Home > 1. Famous Poems, 22. Local Poets, Local Heroes, 555. The Golden Thread > “We Must Send the Ring to the Fire.”

“We Must Send the Ring to the Fire.”

800px-El_Señor_de_los_Anillos_lectura--CC2.0Attrib-Generic--author-Zanastardust

J.R.R. Tolkien’s The Lord of the Rings trilogy is the greatest work of English literature written during the 20th century. Many things contribute to its greatness: to begin with, a command of English prose that is simply unrivaled; next, an understanding of language and history that enables Tolkien to place his story in the intricately detailed and beautiful world that he imagined, Middle Earth; and then, a plot and structure that pull the reader relentlessly forward to the story’s powerful, satisfying, and heartbreaking conclusion. Beyond these technical achievements, TLotR offers a balanced and comprehensive view of the world, one that encompasses both the darkest impulses of the human heart and transcendent visions of earthly paradise. Tolkien draws from a multitude of English sources going back to Celtic literature, placing them in a Biblical framework that has at its origins the struggle between Good and Evil. Above all, in its respect for English tradition and in particular the gifts of ordinary people, TLotR is perhaps the most characteristic work of English fiction ever written.

Not often acknowledged, the English tradition of prophetic writing includes such varied material as Blake’s poetry and prose, George Fox’s Journal, Le Morte D’Arthur, and Beowulf. In all of these works, we are in the presence of a peculiar genius, one that acknowledges the deep roots of English storytelling while placing it in a framework that links it to the larger concerns and struggles of humanity. Genius is never comfortable, and prophets make uneasy companions, but England has plunged its greatest imaginations into a commonplace milieu that lends them geniality and humor. Whether we are sipping beer at The Ivy Bush, enduring yet another confinement in a stinking 17th century prison, or listening to a scop recite to his harp, hard-nosed reality is never far away. But some realities cannot be contained in the limited world we have constructed for ourselves. To make any sense of the intensities in our lives, we must turn to the poet.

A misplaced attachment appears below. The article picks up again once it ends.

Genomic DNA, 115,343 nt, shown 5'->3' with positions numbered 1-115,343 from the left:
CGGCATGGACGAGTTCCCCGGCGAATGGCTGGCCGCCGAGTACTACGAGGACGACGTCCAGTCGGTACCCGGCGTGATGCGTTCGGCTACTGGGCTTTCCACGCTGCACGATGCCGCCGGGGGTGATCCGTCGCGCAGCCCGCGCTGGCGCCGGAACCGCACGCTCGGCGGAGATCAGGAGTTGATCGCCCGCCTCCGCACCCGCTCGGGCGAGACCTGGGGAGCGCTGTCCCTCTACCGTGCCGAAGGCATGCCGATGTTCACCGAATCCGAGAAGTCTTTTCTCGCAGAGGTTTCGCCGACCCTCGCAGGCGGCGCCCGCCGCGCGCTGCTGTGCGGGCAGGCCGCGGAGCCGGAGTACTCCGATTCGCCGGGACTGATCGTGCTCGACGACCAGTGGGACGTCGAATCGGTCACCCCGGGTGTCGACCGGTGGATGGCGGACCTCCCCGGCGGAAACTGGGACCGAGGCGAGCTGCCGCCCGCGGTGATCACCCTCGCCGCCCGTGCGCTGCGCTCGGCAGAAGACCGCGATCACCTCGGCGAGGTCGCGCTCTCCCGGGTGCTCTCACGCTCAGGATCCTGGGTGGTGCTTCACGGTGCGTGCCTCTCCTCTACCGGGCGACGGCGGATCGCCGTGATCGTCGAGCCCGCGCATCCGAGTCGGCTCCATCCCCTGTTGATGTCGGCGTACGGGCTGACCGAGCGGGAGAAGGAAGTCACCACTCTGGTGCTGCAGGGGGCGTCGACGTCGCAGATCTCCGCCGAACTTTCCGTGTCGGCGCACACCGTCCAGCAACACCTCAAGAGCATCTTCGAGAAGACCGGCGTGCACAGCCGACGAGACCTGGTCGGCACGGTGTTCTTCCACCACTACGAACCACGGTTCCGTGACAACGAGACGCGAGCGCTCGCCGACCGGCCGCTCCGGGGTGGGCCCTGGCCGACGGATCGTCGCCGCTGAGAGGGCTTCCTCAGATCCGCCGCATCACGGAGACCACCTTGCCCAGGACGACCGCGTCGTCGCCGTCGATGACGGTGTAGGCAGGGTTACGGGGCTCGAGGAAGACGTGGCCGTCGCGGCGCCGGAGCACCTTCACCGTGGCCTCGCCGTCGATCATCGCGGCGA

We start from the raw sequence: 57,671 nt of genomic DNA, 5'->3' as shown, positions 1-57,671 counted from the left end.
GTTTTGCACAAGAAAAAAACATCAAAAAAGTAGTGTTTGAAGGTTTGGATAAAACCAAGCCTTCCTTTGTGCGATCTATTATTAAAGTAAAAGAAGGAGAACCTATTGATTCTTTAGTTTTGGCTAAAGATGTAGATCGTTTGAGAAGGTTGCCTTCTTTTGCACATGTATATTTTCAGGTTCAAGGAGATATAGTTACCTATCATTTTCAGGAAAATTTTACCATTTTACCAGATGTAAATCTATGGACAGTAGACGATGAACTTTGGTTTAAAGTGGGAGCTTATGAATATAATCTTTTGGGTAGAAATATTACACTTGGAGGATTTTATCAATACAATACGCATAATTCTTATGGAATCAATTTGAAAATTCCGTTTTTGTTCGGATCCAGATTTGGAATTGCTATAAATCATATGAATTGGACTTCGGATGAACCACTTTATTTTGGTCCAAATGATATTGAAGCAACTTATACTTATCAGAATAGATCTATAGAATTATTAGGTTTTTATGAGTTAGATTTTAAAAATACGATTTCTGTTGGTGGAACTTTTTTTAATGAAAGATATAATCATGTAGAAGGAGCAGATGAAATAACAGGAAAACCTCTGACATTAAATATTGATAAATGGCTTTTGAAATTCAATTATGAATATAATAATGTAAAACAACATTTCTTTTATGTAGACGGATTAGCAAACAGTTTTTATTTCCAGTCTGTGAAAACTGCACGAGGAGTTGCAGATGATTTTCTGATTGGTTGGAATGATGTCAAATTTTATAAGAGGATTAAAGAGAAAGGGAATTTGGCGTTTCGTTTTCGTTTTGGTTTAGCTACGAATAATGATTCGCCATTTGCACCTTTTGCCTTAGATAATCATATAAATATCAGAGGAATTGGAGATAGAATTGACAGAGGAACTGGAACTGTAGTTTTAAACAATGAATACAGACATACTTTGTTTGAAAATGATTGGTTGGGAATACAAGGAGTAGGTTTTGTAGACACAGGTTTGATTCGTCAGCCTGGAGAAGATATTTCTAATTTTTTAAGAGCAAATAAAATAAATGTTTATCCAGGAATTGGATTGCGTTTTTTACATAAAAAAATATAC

We have less tolerance for encounters with the sublime than earlier generations possessed. Such moments are committed to the university–or to the asylum. This is the chief lesson that modern poets–far more of them than we like to admit–have to teach: our lives have become ugly, stripped of the dreaming that heals us, unable to create much of significance with the wealth we accumulate. It is the artist who teaches us to dream and the English artist who links our dreaming most plausibly to everyday routine.

A fine and necessary art, the art we English speakers have inherited. Why don’t we do more to encourage it?       RT

Photo: A Page from The Fellowship of the Ring with a Copy of the Ring Lying on it; WikiCmns; CC 2.0 w/ attribution; author: Zanastardust.

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  1. December 26, 2012 at 6:49 pm

    Travelling on Christmas day, I was listening to a radio carol service. It was a good one with many cross-cultural references, and I was reminded, somehow, of the power of archetypes and how we have yet to really understand their power and reality. The best art, like Tolkein’s, draws on these archetypes, the transpersonal filtering through into the particular, moving us far beyond logic and common sense ever could.

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